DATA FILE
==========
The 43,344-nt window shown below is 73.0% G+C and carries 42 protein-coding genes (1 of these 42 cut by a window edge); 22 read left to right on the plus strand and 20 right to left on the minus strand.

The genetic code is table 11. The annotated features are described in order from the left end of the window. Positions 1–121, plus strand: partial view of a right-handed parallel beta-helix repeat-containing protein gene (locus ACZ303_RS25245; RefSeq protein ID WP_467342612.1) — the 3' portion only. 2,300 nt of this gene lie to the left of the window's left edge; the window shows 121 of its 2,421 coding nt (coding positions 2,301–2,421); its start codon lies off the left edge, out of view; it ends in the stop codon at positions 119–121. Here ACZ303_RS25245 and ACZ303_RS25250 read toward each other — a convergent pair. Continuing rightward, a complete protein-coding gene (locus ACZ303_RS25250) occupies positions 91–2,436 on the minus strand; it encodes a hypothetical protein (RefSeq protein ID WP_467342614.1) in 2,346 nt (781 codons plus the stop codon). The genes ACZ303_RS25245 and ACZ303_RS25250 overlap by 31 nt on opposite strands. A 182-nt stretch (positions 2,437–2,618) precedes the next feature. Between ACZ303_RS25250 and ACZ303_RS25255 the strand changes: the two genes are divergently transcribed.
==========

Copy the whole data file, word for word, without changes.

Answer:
The 43,344-nt window shown below is 73.0% G+C and carries 42 protein-coding genes (1 of these 42 cut by a window edge); 22 read left to right on the plus strand and 20 right to left on the minus strand.

The genetic code is table 11. The annotated features are described in order from the left end of the window. Positions 1–121, plus strand: partial view of a right-handed parallel beta-helix repeat-containing protein gene (locus ACZ303_RS25245; RefSeq protein ID WP_467342612.1) — the 3' portion only. 2,300 nt of this gene lie to the left of the window's left edge; the window shows 121 of its 2,421 coding nt (coding positions 2,301–2,421); its start codon lies off the left edge, out of view; it ends in the stop codon at positions 119–121. Here ACZ303_RS25245 and ACZ303_RS25250 read toward each other — a convergent pair. Continuing rightward, a complete protein-coding gene (locus ACZ303_RS25250) occupies positions 91–2,436 on the minus strand; it encodes a hypothetical protein (RefSeq protein ID WP_467342614.1) in 2,346 nt (781 codons plus the stop codon). The genes ACZ303_RS25245 and ACZ303_RS25250 overlap by 31 nt on opposite strands. A 182-nt stretch (positions 2,437–2,618) precedes the next feature. Between ACZ303_RS25250 and ACZ303_RS25255 the strand changes: the two genes are divergently transcribed.